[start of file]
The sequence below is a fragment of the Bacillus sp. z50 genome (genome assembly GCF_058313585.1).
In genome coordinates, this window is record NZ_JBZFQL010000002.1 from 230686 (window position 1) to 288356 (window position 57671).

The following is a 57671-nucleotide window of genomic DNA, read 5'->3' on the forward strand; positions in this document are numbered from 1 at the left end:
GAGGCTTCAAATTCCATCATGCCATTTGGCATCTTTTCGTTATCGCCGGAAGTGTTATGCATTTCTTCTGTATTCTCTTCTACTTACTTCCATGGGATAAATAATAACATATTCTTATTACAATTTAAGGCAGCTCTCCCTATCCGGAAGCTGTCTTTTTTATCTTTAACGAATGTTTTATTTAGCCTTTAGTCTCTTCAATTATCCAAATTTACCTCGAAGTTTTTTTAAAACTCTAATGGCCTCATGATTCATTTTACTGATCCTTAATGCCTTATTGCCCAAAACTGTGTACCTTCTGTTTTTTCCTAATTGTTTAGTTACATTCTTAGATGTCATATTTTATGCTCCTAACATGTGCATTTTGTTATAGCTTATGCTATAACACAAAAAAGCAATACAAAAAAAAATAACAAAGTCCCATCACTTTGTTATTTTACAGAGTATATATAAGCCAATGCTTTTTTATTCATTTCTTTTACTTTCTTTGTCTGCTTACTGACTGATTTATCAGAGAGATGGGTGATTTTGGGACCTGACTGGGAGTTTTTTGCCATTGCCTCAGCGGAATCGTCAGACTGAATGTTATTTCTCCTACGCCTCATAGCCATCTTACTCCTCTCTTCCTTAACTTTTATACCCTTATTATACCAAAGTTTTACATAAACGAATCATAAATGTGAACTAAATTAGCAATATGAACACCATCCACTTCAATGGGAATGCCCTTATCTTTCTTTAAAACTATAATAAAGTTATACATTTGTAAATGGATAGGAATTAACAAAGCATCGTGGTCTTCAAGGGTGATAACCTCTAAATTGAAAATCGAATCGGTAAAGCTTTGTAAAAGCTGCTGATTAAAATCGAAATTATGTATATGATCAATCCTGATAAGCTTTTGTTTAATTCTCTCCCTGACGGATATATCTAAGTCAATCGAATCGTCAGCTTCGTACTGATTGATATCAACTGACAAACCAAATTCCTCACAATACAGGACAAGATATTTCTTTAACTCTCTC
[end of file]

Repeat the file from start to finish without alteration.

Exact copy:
The sequence below is a fragment of the Bacillus sp. z50 genome (genome assembly GCF_058313585.1).
In genome coordinates, this window is record NZ_JBZFQL010000002.1 from 230686 (window position 1) to 288356 (window position 57671).

The following is a 57671-nucleotide window of genomic DNA, read 5'->3' on the forward strand; positions in this document are numbered from 1 at the left end:
GAGGCTTCAAATTCCATCATGCCATTTGGCATCTTTTCGTTATCGCCGGAAGTGTTATGCATTTCTTCTGTATTCTCTTCTACTTACTTCCATGGGATAAATAATAACATATTCTTATTACAATTTAAGGCAGCTCTCCCTATCCGGAAGCTGTCTTTTTTATCTTTAACGAATGTTTTATTTAGCCTTTAGTCTCTTCAATTATCCAAATTTACCTCGAAGTTTTTTTAAAACTCTAATGGCCTCATGATTCATTTTACTGATCCTTAATGCCTTATTGCCCAAAACTGTGTACCTTCTGTTTTTTCCTAATTGTTTAGTTACATTCTTAGATGTCATATTTTATGCTCCTAACATGTGCATTTTGTTATAGCTTATGCTATAACACAAAAAAGCAATACAAAAAAAAATAACAAAGTCCCATCACTTTGTTATTTTACAGAGTATATATAAGCCAATGCTTTTTTATTCATTTCTTTTACTTTCTTTGTCTGCTTACTGACTGATTTATCAGAGAGATGGGTGATTTTGGGACCTGACTGGGAGTTTTTTGCCATTGCCTCAGCGGAATCGTCAGACTGAATGTTATTTCTCCTACGCCTCATAGCCATCTTACTCCTCTCTTCCTTAACTTTTATACCCTTATTATACCAAAGTTTTACATAAACGAATCATAAATGTGAACTAAATTAGCAATATGAACACCATCCACTTCAATGGGAATGCCCTTATCTTTCTTTAAAACTATAATAAAGTTATACATTTGTAAATGGATAGGAATTAACAAAGCATCGTGGTCTTCAAGGGTGATAACCTCTAAATTGAAAATCGAATCGGTAAAGCTTTGTAAAAGCTGCTGATTAAAATCGAAATTATGTATATGATCAATCCTGATAAGCTTTTGTTTAATTCTCTCCCTGACGGATATATCTAAGTCAATCGAATCGTCAGCTTCGTACTGATTGATATCAACTGACAAACCAAATTCCTCACAATACAGGACAAGATATTTCTTTAACTCTCTC